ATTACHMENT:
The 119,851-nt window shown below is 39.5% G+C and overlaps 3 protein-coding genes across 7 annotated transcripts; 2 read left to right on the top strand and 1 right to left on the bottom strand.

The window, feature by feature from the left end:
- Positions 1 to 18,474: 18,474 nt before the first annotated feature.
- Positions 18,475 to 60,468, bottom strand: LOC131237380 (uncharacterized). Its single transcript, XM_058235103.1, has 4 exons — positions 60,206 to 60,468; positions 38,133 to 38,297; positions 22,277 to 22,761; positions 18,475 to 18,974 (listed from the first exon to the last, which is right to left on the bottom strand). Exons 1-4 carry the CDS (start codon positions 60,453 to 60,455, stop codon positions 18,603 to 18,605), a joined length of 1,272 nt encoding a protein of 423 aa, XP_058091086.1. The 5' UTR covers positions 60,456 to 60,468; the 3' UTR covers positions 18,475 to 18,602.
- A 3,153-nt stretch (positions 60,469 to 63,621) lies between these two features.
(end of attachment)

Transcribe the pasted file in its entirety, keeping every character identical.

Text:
The 119,851-nt window shown below is 39.5% G+C and overlaps 3 protein-coding genes across 7 annotated transcripts; 2 read left to right on the top strand and 1 right to left on the bottom strand.

The window, feature by feature from the left end:
- Positions 1 to 18,474: 18,474 nt before the first annotated feature.
- Positions 18,475 to 60,468, bottom strand: LOC131237380 (uncharacterized). Its single transcript, XM_058235103.1, has 4 exons — positions 60,206 to 60,468; positions 38,133 to 38,297; positions 22,277 to 22,761; positions 18,475 to 18,974 (listed from the first exon to the last, which is right to left on the bottom strand). Exons 1-4 carry the CDS (start codon positions 60,453 to 60,455, stop codon positions 18,603 to 18,605), a joined length of 1,272 nt encoding a protein of 423 aa, XP_058091086.1. The 5' UTR covers positions 60,456 to 60,468; the 3' UTR covers positions 18,475 to 18,602.
- A 3,153-nt stretch (positions 60,469 to 63,621) lies between these two features.